Contrasting collar undersides, shirt plackets or cuff linings are one of those details that can make or break a shirt,designed through the shirt design software. For anything other than a casual shirt, they are not really suitable at all but at the end of the day it depends on your style. Use them wisely and they can elevate the shirt to a new standard, go overboard and you may end up looking clownish at best.
In my opinion, contrasts work best when used with subtlety and when not immediately visible, sitting in the background while the rest of the shirt shines, until it’s time for them to make a memorable appearance. Mind you, shirting contrasts are not only limited to fabrics: details such as buttons, buttonholes or threads, although in a much smaller scale, can have an enormous impact on the global aesthetic.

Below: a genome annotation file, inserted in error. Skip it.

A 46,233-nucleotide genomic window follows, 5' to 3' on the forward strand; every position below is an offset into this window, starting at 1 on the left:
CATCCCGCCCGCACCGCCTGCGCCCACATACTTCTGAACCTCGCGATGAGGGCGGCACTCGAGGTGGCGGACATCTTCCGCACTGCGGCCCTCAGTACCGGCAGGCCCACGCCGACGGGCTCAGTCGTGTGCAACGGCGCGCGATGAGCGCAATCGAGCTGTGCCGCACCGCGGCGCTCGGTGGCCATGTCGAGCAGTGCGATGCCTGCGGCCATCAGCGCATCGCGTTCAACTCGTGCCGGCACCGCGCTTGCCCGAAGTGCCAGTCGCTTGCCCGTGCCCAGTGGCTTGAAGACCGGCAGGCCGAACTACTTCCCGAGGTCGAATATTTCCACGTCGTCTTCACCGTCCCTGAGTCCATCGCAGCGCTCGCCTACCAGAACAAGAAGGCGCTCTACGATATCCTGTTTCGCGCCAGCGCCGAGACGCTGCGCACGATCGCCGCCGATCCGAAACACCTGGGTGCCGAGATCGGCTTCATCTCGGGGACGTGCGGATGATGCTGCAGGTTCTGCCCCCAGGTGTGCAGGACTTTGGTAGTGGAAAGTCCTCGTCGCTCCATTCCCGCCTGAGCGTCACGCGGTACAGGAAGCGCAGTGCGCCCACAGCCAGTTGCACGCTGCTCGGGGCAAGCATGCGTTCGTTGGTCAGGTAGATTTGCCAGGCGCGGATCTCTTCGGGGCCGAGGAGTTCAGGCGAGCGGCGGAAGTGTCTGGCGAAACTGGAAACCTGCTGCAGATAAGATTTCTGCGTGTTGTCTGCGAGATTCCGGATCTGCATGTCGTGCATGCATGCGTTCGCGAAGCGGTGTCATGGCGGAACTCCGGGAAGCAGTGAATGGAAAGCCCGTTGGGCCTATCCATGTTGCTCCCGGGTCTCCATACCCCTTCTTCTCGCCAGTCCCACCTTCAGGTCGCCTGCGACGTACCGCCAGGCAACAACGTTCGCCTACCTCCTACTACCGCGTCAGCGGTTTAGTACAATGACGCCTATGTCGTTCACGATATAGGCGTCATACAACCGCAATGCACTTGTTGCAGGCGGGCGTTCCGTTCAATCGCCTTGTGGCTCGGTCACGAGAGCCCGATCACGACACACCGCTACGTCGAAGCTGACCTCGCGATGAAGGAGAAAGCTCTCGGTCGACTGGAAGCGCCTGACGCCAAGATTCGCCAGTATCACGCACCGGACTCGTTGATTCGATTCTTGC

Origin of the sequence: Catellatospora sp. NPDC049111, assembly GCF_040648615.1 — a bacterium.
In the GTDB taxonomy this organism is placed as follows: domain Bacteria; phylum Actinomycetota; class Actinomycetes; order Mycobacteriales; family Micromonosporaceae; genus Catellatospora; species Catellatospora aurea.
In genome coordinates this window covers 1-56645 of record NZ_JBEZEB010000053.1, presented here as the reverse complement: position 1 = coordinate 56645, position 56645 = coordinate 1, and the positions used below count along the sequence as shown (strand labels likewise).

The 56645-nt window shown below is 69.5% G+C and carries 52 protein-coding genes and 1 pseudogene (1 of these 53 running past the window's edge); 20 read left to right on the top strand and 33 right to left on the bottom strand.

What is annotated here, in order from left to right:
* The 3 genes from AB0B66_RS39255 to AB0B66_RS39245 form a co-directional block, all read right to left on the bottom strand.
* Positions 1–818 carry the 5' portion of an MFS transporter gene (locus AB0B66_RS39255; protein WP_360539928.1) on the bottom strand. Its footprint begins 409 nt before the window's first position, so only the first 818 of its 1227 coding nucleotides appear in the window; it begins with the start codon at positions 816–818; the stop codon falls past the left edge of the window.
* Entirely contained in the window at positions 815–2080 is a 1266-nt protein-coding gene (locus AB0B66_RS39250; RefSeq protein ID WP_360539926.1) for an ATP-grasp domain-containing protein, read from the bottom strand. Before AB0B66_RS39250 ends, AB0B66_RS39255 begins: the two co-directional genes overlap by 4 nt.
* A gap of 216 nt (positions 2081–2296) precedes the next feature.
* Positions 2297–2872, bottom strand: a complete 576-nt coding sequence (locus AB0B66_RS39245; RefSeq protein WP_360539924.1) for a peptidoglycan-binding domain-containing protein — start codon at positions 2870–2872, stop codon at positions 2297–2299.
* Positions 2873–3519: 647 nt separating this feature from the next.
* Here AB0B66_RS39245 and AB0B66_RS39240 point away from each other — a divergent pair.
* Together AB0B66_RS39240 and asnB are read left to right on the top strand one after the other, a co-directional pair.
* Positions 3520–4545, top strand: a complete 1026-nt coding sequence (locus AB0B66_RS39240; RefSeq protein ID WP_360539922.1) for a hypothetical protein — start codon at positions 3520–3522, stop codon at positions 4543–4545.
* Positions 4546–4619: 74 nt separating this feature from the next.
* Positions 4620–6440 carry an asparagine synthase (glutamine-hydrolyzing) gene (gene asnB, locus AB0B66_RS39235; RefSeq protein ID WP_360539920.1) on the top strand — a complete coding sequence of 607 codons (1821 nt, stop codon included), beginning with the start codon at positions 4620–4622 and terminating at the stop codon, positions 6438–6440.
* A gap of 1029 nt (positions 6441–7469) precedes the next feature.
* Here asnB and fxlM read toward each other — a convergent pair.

Personally, I try to keep fabric contrasts as simple as possible, sticking to the traditional alternatives such as a contrasting white collar or cuffs on a classic shirt or at most, a contrasting fabric on the inside of the cuff. Even though I’m not the biggest fan of contrasting elements on a shirt, some details such as a contrasting color on the ascolite thread or on selected buttonholes can make a world of a difference and become a personal trademark.